Posted on Thursday 15 November 2012 by Ulster Business
Just ask Graham Henry, the 2011 Rugby World Cup winning coach of the New Zealand All Blacks, which broke a 24 year World Cup 'drought' for the country with the best record in international rugby.
Ask Dave Brailsford, the Performance Director of the GB Cycling Team, who focused on 'the aggregation of marginal gains' over an eight year period to achieve outstanding success at this year's London Olympics.
In sport it's all about making progressive change or getting overtaken and left behind. What are the parallel lessons in this for business in Northern Ireland?
In over a hundred years of rugby, the All Blacks hold an 84% winning record and are consistently the No. 1 ranked team in the world. But winning the sport's pinnacle event, the Rugby World Cup, eluded the All Blacks for 24 years after success at the inaugural event in 1987. What made this four-yearly pain even worse for New Zealand is that, for a country of four million people in a remote part of the world, All Black success is a big part of their identity, culture and pride. The All Blacks are New Zealand's only true global brand these days. Striving for world cup success was paramount. However, the All Blacks hit their lowest point ever in 2007, when they were knocked out by France in the early stages.
The review of the world cup failure in 2007 clearly showed that New Zealand Rugby as a whole, had to improve across three critical areas of performance to win pinnacle events.
These were the attributes of tactical, mental and leadership ability. In a country renowned for playing expansive rugby – like Brazil do in football – it had to make cultural and systemic changes to be able to adapt their game plan when needed and play like Germany's football team under white hot pressure.
I was High Performance Player Development Manager for the New Zealand Rugby Union from 2007 to 2011, with responsibility for systems and structures to develop future All Blacks. As part of the High Performance Team, developing and implementing the strategy to achieve these three major changes was the focal point.
An innovative, integrated performance management system that delivered the necessary changes on time had to be developed and prove highly effective by 2011. The competitions that the All Blacks played in and future All Blacks developed in, involved 26 different teams. 14 Provincial, five Super Rugby and seven National teams made up the system and traditionally they had largely operated in silos. The new performance management system was built from the ground up with the provinces, Super Rugby and National teams. It was benchmarked against and drew ideas from other sports, other sectors including the military and business, and other countries.
In a small country with a powerful global brand, integration within and between the 26 organisations was critical for the new and innovative system to work to create the cultural and systemic changes in the three identified areas. The system 'glued' everybody together around making these changes.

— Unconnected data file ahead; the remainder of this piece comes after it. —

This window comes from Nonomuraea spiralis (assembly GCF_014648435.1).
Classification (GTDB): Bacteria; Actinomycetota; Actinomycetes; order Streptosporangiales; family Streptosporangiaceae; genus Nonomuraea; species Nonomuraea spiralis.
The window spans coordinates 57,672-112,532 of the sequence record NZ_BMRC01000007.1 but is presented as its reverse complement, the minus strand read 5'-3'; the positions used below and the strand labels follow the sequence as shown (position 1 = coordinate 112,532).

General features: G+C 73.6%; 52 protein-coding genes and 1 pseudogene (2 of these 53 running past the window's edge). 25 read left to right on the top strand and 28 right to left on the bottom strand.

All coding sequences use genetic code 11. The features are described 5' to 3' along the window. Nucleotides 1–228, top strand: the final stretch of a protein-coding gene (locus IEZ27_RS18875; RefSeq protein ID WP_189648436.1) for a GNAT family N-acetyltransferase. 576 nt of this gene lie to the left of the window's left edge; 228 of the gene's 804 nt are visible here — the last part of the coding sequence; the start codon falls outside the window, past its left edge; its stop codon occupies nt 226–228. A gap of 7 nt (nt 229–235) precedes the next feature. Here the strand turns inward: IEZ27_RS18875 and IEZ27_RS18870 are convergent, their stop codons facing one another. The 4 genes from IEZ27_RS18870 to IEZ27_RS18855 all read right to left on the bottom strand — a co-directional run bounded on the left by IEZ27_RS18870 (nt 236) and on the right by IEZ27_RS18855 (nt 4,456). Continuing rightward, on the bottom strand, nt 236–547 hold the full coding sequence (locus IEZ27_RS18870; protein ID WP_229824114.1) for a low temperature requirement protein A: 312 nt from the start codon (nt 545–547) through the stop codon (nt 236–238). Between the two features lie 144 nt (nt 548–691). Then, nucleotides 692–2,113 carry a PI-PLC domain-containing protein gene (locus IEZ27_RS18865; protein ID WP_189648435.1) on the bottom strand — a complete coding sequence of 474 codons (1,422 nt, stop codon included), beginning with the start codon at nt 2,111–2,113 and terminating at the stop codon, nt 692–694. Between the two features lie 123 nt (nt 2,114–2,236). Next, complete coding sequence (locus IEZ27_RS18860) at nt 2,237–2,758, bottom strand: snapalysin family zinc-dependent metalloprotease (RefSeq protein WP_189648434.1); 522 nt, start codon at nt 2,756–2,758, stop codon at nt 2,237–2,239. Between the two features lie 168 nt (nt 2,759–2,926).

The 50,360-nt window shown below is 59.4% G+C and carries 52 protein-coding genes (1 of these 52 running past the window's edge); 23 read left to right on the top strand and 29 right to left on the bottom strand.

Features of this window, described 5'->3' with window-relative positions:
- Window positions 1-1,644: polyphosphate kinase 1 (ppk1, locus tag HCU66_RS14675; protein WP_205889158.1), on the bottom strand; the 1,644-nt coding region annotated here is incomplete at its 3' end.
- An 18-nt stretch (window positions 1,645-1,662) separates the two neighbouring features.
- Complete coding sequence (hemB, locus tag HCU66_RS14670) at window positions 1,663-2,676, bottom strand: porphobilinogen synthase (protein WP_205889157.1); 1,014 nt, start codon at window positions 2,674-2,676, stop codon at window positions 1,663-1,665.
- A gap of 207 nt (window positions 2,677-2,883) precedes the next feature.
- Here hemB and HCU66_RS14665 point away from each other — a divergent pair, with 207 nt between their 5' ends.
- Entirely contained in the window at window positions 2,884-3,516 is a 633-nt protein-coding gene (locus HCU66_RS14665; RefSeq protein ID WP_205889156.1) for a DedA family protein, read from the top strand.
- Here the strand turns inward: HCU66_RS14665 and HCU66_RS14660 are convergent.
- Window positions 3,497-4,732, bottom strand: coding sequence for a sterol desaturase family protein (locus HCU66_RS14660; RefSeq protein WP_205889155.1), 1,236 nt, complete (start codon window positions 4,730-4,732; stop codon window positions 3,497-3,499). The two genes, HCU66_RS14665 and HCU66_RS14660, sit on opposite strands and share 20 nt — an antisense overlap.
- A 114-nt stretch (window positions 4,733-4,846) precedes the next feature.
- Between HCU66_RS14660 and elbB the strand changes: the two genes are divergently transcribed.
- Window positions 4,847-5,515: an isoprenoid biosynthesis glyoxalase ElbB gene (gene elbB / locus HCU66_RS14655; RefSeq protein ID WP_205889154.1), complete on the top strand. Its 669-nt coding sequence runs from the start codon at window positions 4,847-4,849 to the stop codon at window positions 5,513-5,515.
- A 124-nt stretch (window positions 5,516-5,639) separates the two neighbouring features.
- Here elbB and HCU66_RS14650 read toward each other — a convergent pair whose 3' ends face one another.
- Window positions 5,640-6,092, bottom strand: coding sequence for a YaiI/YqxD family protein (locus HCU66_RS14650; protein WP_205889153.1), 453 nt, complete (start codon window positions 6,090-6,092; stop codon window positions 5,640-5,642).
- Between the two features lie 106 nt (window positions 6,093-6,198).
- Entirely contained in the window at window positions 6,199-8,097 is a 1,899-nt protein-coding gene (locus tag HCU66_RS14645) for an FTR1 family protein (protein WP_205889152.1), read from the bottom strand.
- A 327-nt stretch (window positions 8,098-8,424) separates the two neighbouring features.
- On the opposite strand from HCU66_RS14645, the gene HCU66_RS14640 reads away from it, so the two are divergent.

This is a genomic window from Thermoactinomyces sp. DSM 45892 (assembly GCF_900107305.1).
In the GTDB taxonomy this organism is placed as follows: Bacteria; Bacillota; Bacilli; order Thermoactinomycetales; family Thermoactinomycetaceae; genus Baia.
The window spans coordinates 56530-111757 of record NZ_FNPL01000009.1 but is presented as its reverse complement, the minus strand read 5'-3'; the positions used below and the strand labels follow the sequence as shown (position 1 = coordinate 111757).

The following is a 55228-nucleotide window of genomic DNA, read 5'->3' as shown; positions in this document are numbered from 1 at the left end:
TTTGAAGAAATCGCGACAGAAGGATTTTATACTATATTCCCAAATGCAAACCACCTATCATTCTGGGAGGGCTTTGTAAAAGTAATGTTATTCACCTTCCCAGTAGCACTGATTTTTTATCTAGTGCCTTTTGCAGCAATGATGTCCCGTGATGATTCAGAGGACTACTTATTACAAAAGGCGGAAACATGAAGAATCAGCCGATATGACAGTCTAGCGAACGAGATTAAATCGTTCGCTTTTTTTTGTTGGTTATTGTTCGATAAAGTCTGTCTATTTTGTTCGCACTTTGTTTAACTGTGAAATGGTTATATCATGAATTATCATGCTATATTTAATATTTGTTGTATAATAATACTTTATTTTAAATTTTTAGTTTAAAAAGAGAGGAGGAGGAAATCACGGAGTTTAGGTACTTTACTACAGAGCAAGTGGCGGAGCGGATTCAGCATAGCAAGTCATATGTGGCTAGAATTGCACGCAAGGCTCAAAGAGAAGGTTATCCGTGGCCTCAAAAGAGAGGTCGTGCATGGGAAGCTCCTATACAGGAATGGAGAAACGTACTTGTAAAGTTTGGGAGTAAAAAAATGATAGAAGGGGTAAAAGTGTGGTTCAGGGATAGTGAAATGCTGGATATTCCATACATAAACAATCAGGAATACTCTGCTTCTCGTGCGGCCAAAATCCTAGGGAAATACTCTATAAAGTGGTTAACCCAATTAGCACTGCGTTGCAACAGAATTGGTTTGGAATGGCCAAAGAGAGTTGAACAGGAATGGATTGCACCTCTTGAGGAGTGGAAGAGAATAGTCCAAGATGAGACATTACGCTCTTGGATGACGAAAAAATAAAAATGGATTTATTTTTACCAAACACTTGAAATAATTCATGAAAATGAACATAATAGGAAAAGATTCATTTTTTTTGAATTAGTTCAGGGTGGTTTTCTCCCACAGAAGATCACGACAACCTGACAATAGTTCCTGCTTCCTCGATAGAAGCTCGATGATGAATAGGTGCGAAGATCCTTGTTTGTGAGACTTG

The world cup 'drought' was finally broken in 2011 with the new performance management system playing an integral part.
Interestingly though, the system for reviewing player performance in New Zealand Rugby prior to 2007, was a paper-based traditional human resources (HR) type of system which was viewed negatively as a 'tick box' exercise and therefore was ineffectual. It was the first thing that had to change.
So what are the parallel lessons from New Zealand Rugby and the All Blacks, for business in Northern Ireland?
It can be argued that business and the economy are at their lowest points since the Great Depression of the 1930's, hence the paramount need for change. Northern Ireland is a small country like New Zealand but has a high level of global awareness due to its history. How can this be changed into a global business and economic brand that becomes renowned for certain characteristics? How can it's small size be turned into a competitive advantage so that Northern Ireland business achieves a global reputation for being innovative, by integrating effectively within and between companies and proactively delivering to the markets quickly?
This too, would need significant cultural and systemic changes in leadership and management, including new ways of looking at performance management in the work place to achieve these outcomes.
Recent research from the Ulster Business School conducted across eighteen Northern Ireland companies and organisations, clearly indicates that the vast majority of HR professionals surveyed consider their performance management system to be less than fully effective in achieving its purpose. Line managers see their performance management system as a "paper-based, tick box chore" which has to be completed but brings few tangible benefits for their teams.
KPMG also recently reported that 81% of surveyed companies say that putting in place the most effective talent management strategy will be key to competitive success, whereas the HR function is often dismissed as non-essential or ineffective.
Performance management and HR in the work place needs to become much more forward looking rather than retrospective, in order to develop new levels of leadership and management ability.
In business, like in sport, the days of 'no hiding place' are fast approaching.
Paul MacKinnon joined thinkTASC, a new Northern Ireland professional business consultancy, earlier this year with the task of adapting the very successful sport based system to the workplace. This has created a new, simple to operate, web-based performance management system that changes the momentum and allows business and organisations to raise their game to deliver sustained success, with a focus on maximising performance in people.